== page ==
SystemicAnomaly

Talk Tennis Guru
?

Better?!


Might be better for GREEN courts if it was a Type 2 ball rather than a Stage 2 ball. Red clay might be better off with a 2-tone ball that is either Yellow/Blue or Yellow/Green. Note that Yellow and White balls are the only colors presently approved by the ITF
 

SystemicAnomaly

Talk Tennis Guru
Didn't players say it was too slippery to the point it was unsafe playing in it?
Federer, the King of Blue clay, was fine with it. Less sure-footed players, like Djoko and Nadal, complained about the slickness. I’d be willing to bet that a blue clay court could certainly be developed that would be fine with Novak and Rafa.
 
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Cenarius

Guest
Federer, the King of Blue clay, was fine with it. Less sure-footed players, like Djoko and Nadal, complained about the slickness. I’d be willing to bet that a blue clay court could certainly be developed that would be fine with Novak and Rafa.
Yes.Another member had just explained me why.It's worth another try.
 

EloQuent

G.O.A.T.
That's what I meant by some players not liking the blue clay. Is there any reason that tennis balls have to be yellow? I think so long as they play the same and you can get the same read of spin then it shouldn't matter what colour they are. This would allow a ball/court contrast on any tournament courts.
I believe that the balls were originally white and were changed to yellow for visibility as TV became widespread.
 

Mike Sams

Legend
I'm watching the matches from the Masters Monte Carlo and I can't see the ball at all because the yellow ball just blends in with the orange colored court. All I see are two guys swinging their arms and hearing the thud of the ball when it hits their racquets but I can't see where the ball is going. I have the same problem with all the European red clay tournaments, not just this one. Very frustrating.

Who else thinks they should change the color of the ball to purple or a dark blue or maybe even black so they it contrasts the color of the orange colored clay on TV much better?
You can see it perfectly fine in 1080p HD. Check out the YouTube highlights.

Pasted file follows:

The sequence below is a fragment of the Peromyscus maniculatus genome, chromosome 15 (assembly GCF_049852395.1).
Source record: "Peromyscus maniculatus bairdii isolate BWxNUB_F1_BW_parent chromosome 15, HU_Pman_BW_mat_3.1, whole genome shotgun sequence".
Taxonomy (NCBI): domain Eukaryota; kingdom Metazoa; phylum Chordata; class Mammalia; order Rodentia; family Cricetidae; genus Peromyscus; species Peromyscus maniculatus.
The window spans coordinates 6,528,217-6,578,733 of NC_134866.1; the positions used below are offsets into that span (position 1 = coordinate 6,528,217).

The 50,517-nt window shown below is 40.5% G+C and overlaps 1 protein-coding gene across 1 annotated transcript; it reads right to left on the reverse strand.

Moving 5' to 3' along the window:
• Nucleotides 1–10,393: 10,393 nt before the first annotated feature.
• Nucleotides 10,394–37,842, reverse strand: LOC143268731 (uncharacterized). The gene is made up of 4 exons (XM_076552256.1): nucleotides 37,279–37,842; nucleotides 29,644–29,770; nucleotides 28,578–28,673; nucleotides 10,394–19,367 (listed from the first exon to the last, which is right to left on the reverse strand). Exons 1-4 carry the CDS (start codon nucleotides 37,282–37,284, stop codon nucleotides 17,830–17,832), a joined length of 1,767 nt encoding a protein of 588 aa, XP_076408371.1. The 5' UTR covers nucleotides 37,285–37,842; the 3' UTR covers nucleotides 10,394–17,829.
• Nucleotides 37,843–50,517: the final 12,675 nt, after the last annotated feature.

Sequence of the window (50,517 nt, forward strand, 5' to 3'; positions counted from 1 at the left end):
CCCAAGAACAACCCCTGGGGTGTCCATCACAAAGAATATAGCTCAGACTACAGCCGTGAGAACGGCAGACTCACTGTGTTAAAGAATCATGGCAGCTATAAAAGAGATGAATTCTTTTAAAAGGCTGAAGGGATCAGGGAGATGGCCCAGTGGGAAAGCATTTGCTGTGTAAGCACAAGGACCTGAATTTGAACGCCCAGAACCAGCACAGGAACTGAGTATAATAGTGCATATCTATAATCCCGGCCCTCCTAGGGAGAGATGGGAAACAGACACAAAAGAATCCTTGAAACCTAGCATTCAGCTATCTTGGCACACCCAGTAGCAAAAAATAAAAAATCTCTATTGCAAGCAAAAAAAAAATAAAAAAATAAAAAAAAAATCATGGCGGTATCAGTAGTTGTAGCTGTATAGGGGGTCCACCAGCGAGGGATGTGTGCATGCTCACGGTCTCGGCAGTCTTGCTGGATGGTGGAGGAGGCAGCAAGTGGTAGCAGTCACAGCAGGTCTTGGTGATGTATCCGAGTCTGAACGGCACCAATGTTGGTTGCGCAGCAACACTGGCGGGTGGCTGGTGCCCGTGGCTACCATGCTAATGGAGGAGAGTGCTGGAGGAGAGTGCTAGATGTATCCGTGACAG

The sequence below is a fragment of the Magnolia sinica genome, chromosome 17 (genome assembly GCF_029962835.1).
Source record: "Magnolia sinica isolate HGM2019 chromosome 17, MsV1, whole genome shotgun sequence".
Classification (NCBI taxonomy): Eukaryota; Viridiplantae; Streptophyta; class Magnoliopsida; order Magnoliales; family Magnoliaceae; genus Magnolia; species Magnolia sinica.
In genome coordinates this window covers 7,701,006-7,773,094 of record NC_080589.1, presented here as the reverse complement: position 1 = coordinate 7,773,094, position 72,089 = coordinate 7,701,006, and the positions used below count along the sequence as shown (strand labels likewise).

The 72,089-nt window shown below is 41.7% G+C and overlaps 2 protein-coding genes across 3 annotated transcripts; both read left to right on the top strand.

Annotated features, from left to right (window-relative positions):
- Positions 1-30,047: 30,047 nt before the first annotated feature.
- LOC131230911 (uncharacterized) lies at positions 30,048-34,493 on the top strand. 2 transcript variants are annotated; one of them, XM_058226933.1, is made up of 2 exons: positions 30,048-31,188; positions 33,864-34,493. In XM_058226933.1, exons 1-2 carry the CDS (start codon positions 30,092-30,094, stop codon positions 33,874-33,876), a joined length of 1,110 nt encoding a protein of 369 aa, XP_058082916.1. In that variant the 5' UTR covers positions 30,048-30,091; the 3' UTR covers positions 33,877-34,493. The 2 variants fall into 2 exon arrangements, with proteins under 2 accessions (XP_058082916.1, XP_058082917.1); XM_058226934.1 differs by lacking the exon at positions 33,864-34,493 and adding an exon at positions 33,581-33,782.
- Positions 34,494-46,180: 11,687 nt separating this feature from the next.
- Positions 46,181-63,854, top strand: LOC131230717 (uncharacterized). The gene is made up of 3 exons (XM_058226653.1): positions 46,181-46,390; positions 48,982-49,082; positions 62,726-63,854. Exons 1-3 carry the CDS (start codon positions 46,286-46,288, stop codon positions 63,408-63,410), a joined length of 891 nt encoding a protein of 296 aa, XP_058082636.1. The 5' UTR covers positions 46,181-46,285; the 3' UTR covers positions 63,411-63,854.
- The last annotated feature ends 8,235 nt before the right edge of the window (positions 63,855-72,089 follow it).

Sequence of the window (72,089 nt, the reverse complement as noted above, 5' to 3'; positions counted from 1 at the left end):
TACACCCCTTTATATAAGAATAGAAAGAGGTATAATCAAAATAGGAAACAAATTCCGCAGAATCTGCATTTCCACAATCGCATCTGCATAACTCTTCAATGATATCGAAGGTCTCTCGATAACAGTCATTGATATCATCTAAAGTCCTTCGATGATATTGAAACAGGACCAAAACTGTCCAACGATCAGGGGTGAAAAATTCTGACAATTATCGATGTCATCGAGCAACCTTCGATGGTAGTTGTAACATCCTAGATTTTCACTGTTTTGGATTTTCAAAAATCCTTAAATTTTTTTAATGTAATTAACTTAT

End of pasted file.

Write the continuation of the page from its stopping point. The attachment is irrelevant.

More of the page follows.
SystemicAnomaly

Talk Tennis Guru
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Mike Sams

Legend
In case you hadn’t noticed, BP posted the OP a decade ago and has not been around for a while now. BP was last seen more than 10 months ago. He was the leading poster at the time but has subsequently been surpassed by 3 other prolific posters.

https://tt.tennis-warehouse.com/index.php?members/
Ah ok. I didn't notice the date. It's weird that threads from 10 years ago are being bumped so often. Why would somebody need to bump a thread from 2008? LOL
 

TennisCJC

Legend
Didn't players say it was too slippery to the point it was unsafe playing in it?
A few players (Nadal and Djoko) did complain but they built to court just before the Madrid tournament. There were some discussions that the court was not installed properly. I am sure if they built the court and experimented with how they put down the clay and top coat they could refine it to the point where the only difference would be the color.
 

SystemicAnomaly

Talk Tennis Guru
I believe that the balls were originally white and were changed to yellow for visibility as TV became widespread.
IIRC, that happened back in the 70s. Not sure that a greenish Yellow color was really the best choice given that most courts of the day (HC and grass) were green. Not an optimal color contrast (yellow against blue is much better). OTOH, the game was quite a bit slower back then. Not that many players serving much in excess of 100 mph (160 kph). Considerably less speed and spin on g strokes. So the ball was much easier to see/follow, despite the relatively poor color contrast.

In the 90s, balls became brighter. In the 00s, courts became bluer. Better contrast at higher speeds.
 

EloQuent

G.O.A.T.